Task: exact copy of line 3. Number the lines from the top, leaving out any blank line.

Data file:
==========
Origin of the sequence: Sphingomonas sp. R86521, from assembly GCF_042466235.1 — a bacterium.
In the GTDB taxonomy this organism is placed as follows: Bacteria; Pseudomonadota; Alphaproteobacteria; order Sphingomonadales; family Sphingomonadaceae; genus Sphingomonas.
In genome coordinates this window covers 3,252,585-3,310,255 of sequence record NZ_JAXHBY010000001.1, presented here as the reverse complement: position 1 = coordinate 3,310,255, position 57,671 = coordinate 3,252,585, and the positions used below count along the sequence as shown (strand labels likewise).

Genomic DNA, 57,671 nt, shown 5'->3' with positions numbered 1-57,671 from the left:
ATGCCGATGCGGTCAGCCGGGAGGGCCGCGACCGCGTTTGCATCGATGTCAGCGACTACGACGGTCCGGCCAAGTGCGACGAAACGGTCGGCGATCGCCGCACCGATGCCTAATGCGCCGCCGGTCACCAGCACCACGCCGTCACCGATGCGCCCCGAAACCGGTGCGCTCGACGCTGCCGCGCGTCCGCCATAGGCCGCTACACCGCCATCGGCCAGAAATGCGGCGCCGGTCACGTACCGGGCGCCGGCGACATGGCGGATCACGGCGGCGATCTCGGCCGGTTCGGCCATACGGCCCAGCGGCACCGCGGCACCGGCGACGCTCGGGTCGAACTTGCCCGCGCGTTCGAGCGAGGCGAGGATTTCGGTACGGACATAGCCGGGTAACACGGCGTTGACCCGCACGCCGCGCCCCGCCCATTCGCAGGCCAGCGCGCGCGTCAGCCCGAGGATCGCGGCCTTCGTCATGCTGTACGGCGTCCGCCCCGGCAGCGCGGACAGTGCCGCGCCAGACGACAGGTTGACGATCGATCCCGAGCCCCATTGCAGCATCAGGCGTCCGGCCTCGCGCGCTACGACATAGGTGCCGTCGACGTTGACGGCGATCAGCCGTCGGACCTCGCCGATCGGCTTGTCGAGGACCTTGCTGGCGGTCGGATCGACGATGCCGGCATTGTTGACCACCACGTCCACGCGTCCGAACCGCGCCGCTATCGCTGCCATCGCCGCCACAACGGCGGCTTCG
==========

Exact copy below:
In genome coordinates this window covers 3,252,585-3,310,255 of sequence record NZ_JAXHBY010000001.1, presented here as the reverse complement: position 1 = coordinate 3,310,255, position 57,671 = coordinate 3,252,585, and the positions used below count along the sequence as shown (strand labels likewise).